With the support of a National Endowment for the Humanities (NEH) Challenge Grant, the Keough-Naughton Institute for Irish Studies holds an annual faculty fellow competition. The NEH Keough Fellowship enables an outstanding scholar to continue his or her research while in residence in the Keough-Naughton Institute. The Fellowship is open to scholars in any area of Irish Studies and offers a stipend of $55,000.
The Keough NEH Fellow participates in the Institute's weekly Speakers and Public Talks Series and presents a paper on her or his research during the year. Apart from the seminar, the Fellow's only obligation is to pursue her or his research. The Fellow is provided an office in the Keough-Naughton Institute and is fully integrated into the Institute's life, with full library privileges and access to the Institute's research tools.
Chanté Mouton Kinyon is the National Endowment for the Humanities Fellow for the 2018-2019 academic year.
Chanté’s primary research explores transnational African American literature and culture. Presently, she investigates the international aspects of early twentieth century African American writers by examining their influence on and from Irish culture and literature. Her book project focuses on how ethnographic interpretation in John Millington Synge’s works juxtaposes with ethnographic interpretation in Zora Neale Hurston’s theatre. Synge, a major playwright of the Irish Renaissance, and Hurston, a leading figure of the Harlem Renaissance, are presented in the manuscript as autoethnographic researcher-practitioners. Chanté argues that the authors employed important cultural forms in their theatre to challenge the representational caricatures that contributed to the marginalization of both the Irish and African Americans. She exposes how Synge’s and Hurston’s claims to authenticity and cultural intimacy, through the use of ethnographic practices, are undermined—as the material created was intended for the theatre, an artificial space. Ultimately, the work presents a comparative dialectical critique of the Irish and Harlem Renaissances, and asserts a cross-cultural awareness between Afro-America and Ireland that can be traced back to the eighteenth century.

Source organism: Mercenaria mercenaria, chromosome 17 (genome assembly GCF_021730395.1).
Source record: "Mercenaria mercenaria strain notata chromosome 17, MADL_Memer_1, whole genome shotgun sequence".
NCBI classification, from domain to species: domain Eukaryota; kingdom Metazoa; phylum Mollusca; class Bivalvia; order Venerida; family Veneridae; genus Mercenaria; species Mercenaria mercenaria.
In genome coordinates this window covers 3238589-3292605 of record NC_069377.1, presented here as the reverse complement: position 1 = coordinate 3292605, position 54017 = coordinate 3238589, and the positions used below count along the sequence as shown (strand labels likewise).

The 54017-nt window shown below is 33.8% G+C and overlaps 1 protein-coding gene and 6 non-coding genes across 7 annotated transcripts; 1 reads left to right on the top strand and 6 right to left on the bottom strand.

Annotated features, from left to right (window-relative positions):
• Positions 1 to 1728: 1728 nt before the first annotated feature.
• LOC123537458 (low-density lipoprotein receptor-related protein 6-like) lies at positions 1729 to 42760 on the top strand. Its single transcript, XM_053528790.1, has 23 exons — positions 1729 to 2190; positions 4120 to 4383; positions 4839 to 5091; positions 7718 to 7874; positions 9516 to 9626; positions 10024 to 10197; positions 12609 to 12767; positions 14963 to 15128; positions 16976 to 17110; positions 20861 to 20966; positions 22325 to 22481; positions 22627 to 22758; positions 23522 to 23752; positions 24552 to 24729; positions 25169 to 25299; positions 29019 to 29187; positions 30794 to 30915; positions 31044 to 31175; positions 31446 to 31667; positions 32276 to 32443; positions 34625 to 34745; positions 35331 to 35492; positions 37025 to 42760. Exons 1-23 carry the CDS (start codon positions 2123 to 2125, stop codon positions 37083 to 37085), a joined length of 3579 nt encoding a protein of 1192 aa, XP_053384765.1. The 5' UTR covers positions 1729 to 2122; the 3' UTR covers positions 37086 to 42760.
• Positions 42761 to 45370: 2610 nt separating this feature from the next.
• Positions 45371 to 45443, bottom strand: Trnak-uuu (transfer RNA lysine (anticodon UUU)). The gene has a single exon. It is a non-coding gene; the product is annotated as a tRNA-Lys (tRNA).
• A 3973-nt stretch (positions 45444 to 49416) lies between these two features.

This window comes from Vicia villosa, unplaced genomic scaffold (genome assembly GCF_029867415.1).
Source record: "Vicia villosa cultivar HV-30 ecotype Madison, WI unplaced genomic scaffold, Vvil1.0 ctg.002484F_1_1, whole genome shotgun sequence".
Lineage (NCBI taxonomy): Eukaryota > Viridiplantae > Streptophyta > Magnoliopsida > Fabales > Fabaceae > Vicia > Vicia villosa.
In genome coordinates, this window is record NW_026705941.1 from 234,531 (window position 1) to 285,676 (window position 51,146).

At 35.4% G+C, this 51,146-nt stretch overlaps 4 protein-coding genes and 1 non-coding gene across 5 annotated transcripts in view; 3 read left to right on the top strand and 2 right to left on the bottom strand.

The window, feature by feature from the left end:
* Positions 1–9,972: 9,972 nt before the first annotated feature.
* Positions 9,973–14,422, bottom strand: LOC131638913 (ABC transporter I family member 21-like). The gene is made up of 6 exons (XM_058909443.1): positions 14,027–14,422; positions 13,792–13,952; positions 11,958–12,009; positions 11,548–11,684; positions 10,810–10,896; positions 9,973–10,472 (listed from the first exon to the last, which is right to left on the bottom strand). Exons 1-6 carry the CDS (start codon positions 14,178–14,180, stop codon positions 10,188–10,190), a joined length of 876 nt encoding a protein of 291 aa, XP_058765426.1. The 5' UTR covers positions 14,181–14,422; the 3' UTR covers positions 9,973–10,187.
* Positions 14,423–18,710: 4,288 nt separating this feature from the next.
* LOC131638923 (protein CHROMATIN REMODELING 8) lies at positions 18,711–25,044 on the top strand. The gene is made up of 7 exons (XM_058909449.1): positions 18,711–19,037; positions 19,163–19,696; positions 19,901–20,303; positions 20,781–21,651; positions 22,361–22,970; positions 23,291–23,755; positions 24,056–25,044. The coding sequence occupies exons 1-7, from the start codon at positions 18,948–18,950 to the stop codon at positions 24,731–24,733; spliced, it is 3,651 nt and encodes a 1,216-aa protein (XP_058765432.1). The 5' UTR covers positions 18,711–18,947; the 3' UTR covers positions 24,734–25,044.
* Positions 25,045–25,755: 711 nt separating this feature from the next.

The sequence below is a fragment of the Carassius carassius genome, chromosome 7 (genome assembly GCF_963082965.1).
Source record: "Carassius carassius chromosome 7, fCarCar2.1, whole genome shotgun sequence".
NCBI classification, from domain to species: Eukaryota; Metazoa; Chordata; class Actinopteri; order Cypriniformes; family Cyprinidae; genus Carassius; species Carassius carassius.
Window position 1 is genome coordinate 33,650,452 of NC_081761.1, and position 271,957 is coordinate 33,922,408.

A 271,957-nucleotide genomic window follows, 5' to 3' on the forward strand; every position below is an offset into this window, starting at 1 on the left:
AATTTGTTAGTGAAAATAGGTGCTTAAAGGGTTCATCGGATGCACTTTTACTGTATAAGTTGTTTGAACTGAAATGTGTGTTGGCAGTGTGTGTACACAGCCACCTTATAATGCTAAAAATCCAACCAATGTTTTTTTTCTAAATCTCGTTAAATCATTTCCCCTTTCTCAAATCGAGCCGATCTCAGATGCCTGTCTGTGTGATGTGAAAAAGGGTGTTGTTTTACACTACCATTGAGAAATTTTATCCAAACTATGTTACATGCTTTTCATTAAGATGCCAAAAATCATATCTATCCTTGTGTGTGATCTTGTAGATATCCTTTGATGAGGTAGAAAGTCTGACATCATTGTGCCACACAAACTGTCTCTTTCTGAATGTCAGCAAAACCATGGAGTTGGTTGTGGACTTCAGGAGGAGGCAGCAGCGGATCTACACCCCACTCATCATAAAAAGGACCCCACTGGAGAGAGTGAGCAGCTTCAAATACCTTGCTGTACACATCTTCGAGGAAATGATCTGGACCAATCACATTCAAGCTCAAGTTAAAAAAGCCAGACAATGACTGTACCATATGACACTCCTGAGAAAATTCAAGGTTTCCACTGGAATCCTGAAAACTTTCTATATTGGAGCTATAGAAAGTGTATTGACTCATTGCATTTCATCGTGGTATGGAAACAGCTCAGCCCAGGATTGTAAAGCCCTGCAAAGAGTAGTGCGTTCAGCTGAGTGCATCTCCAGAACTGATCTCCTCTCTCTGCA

In addition to completing the book project, Chanté is using her time as the NEH Fellow to further scholarly research around the connection between Ireland and Afro-America. Additional projects include articles on the film "Uptight"(1968) and the book The Life and Adventures of a Haunted Convict (2016). The article on "Uptight" focuses on how Julian Mayfield, Jules Dassin, and Ruby Dee developed their film by using John Ford’s 1935 film "The Informer" and Liam O'Flaherty’s 1925 novel of the same name. The Life and Adventures of a Haunted Convict, written circa 1858 yet recently discovered and published, details Reed’s life in and out of the American penitentiary system. In her analysis of the book, which was written around the time Irish Americans are categorized as “becoming white,” Chanté investigates Reed’s relationship with his “Irish brothers” in detention as it compares to other African American prisoners.